The Myth of the Democratic Advantage
Existing research points to a democratic advantage in public good provision. Compared to their authoritarian counterparts, democratically elected leaders face more political competition and must please a larger portion of the population to stay in office. This paper provides an impartial reevaluation of the empirical record using the techniques of global sensitivity analysis. Democracy proves to have no systematic association with a range of health and education outcomes, despite an abundance of published empirical and theoretical findings to the contrary.
KeywordsDemocracy Authoritarianism Regime type Public good provision Sensitivity analysis
This manuscript was written and revised while the author received research support from Yale University, Princeton University, and the NSF Graduate Research Fellowship Program. Thanks to Allan Dafoe, Thad Dunning, Susan Rose-Ackerman, Ken Scheve, Lily Tsai, and Michael Weaver for their helpful comments on various aspects of the manuscript. Thanks also to the editorial team at SCID and the three anonymous reviewers for their support of the manuscript and constructive feedback. Any remaining errors are my own.
- Bazzi S, Blattman C. Economic shocks and conflict: The (Absence of?) Evidence from Commodity Prices. Working Paper, 2011.Google Scholar
- Brown D. Reading, writing and regime type: democracy’s impact on primary school enrollment. Pol Res Q. 1999;52(4):681–707.Google Scholar
- Bueno de Mesquita B, Smith A, Silverson RM, Morrow JD. The logic of political survival. Cambridge: MIT Press; 2003.Google Scholar
- Coppedge M, Gerring J, Altman D, Bernhard M, Fish S, Hicken A, et al. Conceptualizing and measuring democracy: a new approach. Perspect Polit. 2011;9:247–67.Google Scholar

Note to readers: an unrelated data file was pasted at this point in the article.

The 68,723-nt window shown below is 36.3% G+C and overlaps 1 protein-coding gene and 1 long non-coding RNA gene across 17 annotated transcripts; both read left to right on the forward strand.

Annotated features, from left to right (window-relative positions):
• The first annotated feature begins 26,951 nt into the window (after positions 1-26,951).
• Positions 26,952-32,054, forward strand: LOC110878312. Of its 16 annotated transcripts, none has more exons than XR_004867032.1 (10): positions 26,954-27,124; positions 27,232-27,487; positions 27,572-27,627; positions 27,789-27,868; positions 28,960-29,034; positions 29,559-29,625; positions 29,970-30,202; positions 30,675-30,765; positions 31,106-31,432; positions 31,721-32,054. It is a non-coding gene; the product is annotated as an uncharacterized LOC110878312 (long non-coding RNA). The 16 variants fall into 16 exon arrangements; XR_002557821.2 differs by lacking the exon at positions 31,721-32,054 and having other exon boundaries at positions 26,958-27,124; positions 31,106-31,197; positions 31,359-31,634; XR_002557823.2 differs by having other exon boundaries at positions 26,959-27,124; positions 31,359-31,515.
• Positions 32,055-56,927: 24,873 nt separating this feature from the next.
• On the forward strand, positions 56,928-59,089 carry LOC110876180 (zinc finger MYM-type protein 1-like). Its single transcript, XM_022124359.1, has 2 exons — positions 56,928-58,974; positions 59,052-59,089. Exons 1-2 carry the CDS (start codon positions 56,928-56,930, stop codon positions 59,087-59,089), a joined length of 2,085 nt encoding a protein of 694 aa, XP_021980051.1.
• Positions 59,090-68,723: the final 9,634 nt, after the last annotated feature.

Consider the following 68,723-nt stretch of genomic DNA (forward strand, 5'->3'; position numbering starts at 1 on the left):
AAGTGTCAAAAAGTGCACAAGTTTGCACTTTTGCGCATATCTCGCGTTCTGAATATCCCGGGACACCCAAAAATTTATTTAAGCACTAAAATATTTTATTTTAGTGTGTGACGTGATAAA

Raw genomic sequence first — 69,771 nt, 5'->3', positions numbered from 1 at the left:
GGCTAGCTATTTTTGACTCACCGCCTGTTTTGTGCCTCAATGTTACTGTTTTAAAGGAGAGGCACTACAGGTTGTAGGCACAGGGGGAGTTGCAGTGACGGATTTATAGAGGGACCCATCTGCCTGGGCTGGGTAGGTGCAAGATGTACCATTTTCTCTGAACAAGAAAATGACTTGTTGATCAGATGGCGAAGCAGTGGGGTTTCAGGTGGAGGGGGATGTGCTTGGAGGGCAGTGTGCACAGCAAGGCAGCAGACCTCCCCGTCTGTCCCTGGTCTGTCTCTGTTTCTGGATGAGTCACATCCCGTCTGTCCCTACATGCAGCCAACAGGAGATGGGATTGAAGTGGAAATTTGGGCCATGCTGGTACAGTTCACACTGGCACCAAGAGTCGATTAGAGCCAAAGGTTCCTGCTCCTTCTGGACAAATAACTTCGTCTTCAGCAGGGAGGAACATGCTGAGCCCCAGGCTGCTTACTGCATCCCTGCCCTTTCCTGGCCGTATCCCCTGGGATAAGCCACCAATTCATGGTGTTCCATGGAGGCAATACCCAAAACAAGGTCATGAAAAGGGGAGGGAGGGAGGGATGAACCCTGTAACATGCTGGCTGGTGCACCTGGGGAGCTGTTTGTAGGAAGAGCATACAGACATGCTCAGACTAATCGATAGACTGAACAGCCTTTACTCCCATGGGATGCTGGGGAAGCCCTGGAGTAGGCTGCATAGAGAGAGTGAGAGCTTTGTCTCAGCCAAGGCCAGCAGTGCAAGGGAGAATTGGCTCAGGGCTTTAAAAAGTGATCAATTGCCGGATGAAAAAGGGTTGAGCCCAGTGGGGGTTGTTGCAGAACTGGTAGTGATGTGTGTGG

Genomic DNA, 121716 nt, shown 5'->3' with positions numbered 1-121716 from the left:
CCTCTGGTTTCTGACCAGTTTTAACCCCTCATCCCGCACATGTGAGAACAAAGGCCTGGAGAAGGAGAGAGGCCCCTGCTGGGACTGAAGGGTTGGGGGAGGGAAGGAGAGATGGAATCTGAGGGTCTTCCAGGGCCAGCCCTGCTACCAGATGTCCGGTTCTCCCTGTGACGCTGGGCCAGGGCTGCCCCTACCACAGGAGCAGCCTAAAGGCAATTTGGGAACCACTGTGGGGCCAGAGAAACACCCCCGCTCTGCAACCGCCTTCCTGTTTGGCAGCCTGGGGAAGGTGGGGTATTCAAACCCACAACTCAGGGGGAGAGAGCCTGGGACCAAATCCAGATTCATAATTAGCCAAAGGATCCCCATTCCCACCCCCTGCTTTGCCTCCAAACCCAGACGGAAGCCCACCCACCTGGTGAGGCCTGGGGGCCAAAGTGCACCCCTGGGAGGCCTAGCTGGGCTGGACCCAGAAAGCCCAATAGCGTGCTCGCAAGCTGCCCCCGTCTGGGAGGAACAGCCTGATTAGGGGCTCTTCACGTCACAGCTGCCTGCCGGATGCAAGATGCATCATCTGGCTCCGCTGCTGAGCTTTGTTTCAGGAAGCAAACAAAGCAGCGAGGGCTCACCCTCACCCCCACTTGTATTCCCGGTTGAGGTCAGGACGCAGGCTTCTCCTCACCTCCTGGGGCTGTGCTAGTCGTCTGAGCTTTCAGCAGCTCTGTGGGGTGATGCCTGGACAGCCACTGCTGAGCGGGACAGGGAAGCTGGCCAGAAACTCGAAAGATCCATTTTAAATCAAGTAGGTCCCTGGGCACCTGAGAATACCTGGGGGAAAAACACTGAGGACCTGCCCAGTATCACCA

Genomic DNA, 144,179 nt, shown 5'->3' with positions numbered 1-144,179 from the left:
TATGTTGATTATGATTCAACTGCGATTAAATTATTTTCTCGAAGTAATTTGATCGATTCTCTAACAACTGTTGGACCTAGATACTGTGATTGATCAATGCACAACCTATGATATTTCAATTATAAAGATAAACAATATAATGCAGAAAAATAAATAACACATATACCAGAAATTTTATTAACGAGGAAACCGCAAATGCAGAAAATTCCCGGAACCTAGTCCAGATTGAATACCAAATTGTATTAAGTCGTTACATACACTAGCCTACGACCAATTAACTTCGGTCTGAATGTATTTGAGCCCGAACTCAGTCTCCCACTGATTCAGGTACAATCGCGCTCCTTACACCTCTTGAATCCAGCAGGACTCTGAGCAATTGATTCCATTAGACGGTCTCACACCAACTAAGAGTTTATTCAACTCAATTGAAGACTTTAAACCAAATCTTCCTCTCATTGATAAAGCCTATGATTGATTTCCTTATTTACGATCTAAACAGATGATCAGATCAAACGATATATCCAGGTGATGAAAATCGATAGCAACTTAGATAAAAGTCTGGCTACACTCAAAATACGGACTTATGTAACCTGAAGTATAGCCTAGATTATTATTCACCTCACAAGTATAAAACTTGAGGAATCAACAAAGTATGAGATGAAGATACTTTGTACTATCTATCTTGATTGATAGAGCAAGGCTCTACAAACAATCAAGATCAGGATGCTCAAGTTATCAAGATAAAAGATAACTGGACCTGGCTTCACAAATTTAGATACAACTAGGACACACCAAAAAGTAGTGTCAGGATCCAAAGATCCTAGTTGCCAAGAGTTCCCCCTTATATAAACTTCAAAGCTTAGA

- Deacon RT, Saha S. Public good provision by Dictatorships: A survey. In: Ott AF, Cebula RJ, editors. The Companion in Public Economics: Empirical Public Economics. New York: Edward Elgar Publishing. 2006.Google Scholar
- Geddes B, Wright J, Frantz E. New data on autocratic regimes. Working Paper. State College, PA: Penn State University Department of Political Science. 2012.Google Scholar
- Imai K, King G, Lau O. “ls: Least Squares Regression for Continuous Dependent Variables.” in Kosuke Imai, Gary King, and Olivia Lau, “Zelig: Everyone’s Statistical Software,”. 2015. http://gking.harvard.edu/zelig.
- Leamer EE. Sensitivity analyses would help. Am Econ Rev. 1985;75:308–13.Google Scholar
- Levine R, Renelt D. A sensitivity analysis of cross-country growth regressions. Am Econ Rev. 1992;82:942–63.Google Scholar
- McGuire MC, Olson M. The economics of autocracy and majority rule: the invisible hand and the use of force. J Econ Lit. 1996;34:72–96.Google Scholar
- Munck GL, Verkuilen J. Conceptualizing and measuring democracy: evaluating alternative indices. Comp Pol Stud. 2002;35(1):5–34.Google Scholar
- Sala-I-Martin XX. I just ran two million regressions. Am Econ Rev. 1997;87:178–83.Google Scholar
- Sturm JE, de Haan J. How Robust is Sala-I-Martin’s Robustness Analysis? Working Paper, 2002.Google Scholar